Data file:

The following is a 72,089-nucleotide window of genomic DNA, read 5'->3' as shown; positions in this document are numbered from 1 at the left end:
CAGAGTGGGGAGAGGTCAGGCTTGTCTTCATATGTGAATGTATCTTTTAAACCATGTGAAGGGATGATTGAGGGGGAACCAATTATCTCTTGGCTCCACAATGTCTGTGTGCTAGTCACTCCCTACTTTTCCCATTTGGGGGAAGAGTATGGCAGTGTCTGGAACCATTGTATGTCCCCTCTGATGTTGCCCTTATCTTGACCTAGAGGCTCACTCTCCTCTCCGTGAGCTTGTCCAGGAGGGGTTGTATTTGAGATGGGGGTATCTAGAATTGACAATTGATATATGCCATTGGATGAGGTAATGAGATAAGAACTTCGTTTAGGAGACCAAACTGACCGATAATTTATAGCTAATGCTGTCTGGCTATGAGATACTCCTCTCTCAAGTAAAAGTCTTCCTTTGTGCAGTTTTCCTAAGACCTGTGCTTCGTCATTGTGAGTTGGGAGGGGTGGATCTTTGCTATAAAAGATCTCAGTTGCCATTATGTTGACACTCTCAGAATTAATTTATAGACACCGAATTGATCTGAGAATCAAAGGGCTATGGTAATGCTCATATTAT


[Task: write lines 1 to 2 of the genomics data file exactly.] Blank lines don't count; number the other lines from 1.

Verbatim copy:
The following is a 72,089-nucleotide window of genomic DNA, read 5'->3' as shown; positions in this document are numbered from 1 at the left end:
CAGAGTGGGGAGAGGTCAGGCTTGTCTTCATATGTGAATGTATCTTTTAAACCATGTGAAGGGATGATTGAGGGGGAACCAATTATCTCTTGGCTCCACAATGTCTGTGTGCTAGTCACTCCCTACTTTTCCCATTTGGGGGAAGAGTATGGCAGTGTCTGGAACCATTGTATGTCCCCTCTGATGTTGCCCTTATCTTGACCTAGAGGCTCACTCTCCTCTCCGTGAGCTTGTCCAGGAGGGGTTGTATTTGAGATGGGGGTATCTAGAATTGACAATTGATATATGCCATTGGATGAGGTAATGAGATAAGAACTTCGTTTAGGAGACCAAACTGACCGATAATTTATAGCTAATGCTGTCTGGCTATGAGATACTCCTCTCTCAAGTAAAAGTCTTCCTTTGTGCAGTTTTCCTAAGACCTGTGCTTCGTCATTGTGAGTTGGGAGGGGTGGATCTTTGCTATAAAAGATCTCAGTTGCCATTATGTTGACACTCTCAGAATTAATTTATAGACACCGAATTGATCTGAGAATCAAAGGGCTATGGTAATGCTCATATTAT